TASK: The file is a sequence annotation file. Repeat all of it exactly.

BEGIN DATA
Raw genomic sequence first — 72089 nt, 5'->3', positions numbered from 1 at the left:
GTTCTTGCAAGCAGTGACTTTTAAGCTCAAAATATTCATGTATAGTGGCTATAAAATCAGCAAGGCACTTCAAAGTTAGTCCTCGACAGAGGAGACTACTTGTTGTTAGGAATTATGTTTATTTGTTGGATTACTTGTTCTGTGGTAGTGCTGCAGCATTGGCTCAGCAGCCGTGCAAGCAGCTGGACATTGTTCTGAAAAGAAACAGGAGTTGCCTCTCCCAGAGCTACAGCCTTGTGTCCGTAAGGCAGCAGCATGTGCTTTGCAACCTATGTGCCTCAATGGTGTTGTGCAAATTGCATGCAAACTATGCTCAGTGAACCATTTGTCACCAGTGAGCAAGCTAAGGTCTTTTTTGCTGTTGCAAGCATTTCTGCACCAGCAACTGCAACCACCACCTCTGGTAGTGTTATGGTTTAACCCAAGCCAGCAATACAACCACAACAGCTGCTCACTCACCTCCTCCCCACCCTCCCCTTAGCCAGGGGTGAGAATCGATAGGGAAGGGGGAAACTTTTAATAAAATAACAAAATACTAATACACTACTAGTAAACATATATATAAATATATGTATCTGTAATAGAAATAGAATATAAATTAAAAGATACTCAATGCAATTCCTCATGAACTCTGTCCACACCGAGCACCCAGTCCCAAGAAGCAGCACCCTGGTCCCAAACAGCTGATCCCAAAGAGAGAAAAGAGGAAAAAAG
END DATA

Raw genomic sequence first — 72089 nt, 5'->3', positions numbered from 1 at the left:
GTTCTTGCAAGCAGTGACTTTTAAGCTCAAAATATTCATGTATAGTGGCTATAAAATCAGCAAGGCACTTCAAAGTTAGTCCTCGACAGAGGAGACTACTTGTTGTTAGGAATTATGTTTATTTGTTGGATTACTTGTTCTGTGGTAGTGCTGCAGCATTGGCTCAGCAGCCGTGCAAGCAGCTGGACATTGTTCTGAAAAGAAACAGGAGTTGCCTCTCCCAGAGCTACAGCCTTGTGTCCGTAAGGCAGCAGCATGTGCTTTGCAACCTATGTGCCTCAATGGTGTTGTGCAAATTGCATGCAAACTATGCTCAGTGAACCATTTGTCACCAGTGAGCAAGCTAAGGTCTTTTTTGCTGTTGCAAGCATTTCTGCACCAGCAACTGCAACCACCACCTCTGGTAGTGTTATGGTTTAACCCAAGCCAGCAATACAACCACAACAGCTGCTCACTCACCTCCTCCCCACCCTCCCCTTAGCCAGGGGTGAGAATCGATAGGGAAGGGGGAAACTTTTAATAAAATAACAAAATACTAATACACTACTAGTAAACATATATATAAATATATGTATCTGTAATAGAAATAGAATATAAATTAAAAGATACTCAATGCAATTCCTCATGAACTCTGTCCACACCGAGCACCCAGTCCCAAGAAGCAGCACCCTGGTCCCAAACAGCTGATCCCAAAGAGAGAAAAGAGGAAAAAAG